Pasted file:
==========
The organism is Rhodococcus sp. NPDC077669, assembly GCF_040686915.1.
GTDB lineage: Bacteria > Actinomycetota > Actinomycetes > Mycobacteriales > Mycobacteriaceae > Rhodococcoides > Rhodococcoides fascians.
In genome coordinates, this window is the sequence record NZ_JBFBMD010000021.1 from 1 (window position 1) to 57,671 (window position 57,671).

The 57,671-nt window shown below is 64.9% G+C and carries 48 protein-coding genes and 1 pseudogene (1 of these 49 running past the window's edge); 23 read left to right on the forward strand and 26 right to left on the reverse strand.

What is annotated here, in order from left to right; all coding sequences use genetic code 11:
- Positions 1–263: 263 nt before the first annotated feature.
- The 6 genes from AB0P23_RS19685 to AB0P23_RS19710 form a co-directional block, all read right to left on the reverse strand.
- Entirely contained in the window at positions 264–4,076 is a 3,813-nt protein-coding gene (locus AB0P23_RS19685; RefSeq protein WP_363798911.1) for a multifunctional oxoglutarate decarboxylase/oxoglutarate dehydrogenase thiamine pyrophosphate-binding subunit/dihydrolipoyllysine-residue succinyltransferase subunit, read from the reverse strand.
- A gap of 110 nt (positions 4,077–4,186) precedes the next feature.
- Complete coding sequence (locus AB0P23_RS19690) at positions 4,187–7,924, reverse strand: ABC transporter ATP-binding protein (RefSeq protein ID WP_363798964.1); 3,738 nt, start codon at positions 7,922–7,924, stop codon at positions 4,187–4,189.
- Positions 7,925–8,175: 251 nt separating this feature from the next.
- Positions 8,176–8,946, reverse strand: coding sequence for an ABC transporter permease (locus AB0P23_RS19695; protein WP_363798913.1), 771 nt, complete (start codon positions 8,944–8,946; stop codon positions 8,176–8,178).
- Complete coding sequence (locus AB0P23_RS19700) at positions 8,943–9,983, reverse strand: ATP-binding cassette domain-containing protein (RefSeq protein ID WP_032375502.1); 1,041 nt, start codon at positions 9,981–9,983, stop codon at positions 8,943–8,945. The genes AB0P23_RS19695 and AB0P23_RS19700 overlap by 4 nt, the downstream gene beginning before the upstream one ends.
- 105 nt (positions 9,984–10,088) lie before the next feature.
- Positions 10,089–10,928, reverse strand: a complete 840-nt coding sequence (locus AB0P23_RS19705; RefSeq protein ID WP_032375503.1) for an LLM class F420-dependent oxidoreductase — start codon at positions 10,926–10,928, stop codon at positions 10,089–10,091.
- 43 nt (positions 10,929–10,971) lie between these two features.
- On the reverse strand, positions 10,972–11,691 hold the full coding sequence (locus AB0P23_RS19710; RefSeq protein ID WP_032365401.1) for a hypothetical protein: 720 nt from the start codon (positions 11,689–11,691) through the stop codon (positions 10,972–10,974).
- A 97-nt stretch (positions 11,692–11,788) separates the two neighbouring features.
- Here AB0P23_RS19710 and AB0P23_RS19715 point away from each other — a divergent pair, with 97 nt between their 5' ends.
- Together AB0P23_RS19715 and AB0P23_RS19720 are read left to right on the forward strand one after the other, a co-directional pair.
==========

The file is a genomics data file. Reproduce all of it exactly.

The organism is Rhodococcus sp. NPDC077669, assembly GCF_040686915.1.
GTDB lineage: Bacteria > Actinomycetota > Actinomycetes > Mycobacteriales > Mycobacteriaceae > Rhodococcoides > Rhodococcoides fascians.
In genome coordinates, this window is the sequence record NZ_JBFBMD010000021.1 from 1 (window position 1) to 57,671 (window position 57,671).

The 57,671-nt window shown below is 64.9% G+C and carries 48 protein-coding genes and 1 pseudogene (1 of these 49 running past the window's edge); 23 read left to right on the forward strand and 26 right to left on the reverse strand.

What is annotated here, in order from left to right; all coding sequences use genetic code 11:
- Positions 1–263: 263 nt before the first annotated feature.
- The 6 genes from AB0P23_RS19685 to AB0P23_RS19710 form a co-directional block, all read right to left on the reverse strand.
- Entirely contained in the window at positions 264–4,076 is a 3,813-nt protein-coding gene (locus AB0P23_RS19685; RefSeq protein WP_363798911.1) for a multifunctional oxoglutarate decarboxylase/oxoglutarate dehydrogenase thiamine pyrophosphate-binding subunit/dihydrolipoyllysine-residue succinyltransferase subunit, read from the reverse strand.
- A gap of 110 nt (positions 4,077–4,186) precedes the next feature.
- Complete coding sequence (locus AB0P23_RS19690) at positions 4,187–7,924, reverse strand: ABC transporter ATP-binding protein (RefSeq protein ID WP_363798964.1); 3,738 nt, start codon at positions 7,922–7,924, stop codon at positions 4,187–4,189.
- Positions 7,925–8,175: 251 nt separating this feature from the next.
- Positions 8,176–8,946, reverse strand: coding sequence for an ABC transporter permease (locus AB0P23_RS19695; protein WP_363798913.1), 771 nt, complete (start codon positions 8,944–8,946; stop codon positions 8,176–8,178).
- Complete coding sequence (locus AB0P23_RS19700) at positions 8,943–9,983, reverse strand: ATP-binding cassette domain-containing protein (RefSeq protein ID WP_032375502.1); 1,041 nt, start codon at positions 9,981–9,983, stop codon at positions 8,943–8,945. The genes AB0P23_RS19695 and AB0P23_RS19700 overlap by 4 nt, the downstream gene beginning before the upstream one ends.
- 105 nt (positions 9,984–10,088) lie before the next feature.
- Positions 10,089–10,928, reverse strand: a complete 840-nt coding sequence (locus AB0P23_RS19705; RefSeq protein ID WP_032375503.1) for an LLM class F420-dependent oxidoreductase — start codon at positions 10,926–10,928, stop codon at positions 10,089–10,091.
- 43 nt (positions 10,929–10,971) lie between these two features.
- On the reverse strand, positions 10,972–11,691 hold the full coding sequence (locus AB0P23_RS19710; RefSeq protein ID WP_032365401.1) for a hypothetical protein: 720 nt from the start codon (positions 11,689–11,691) through the stop codon (positions 10,972–10,974).
- A 97-nt stretch (positions 11,692–11,788) separates the two neighbouring features.
- Here AB0P23_RS19710 and AB0P23_RS19715 point away from each other — a divergent pair, with 97 nt between their 5' ends.
- Together AB0P23_RS19715 and AB0P23_RS19720 are read left to right on the forward strand one after the other, a co-directional pair.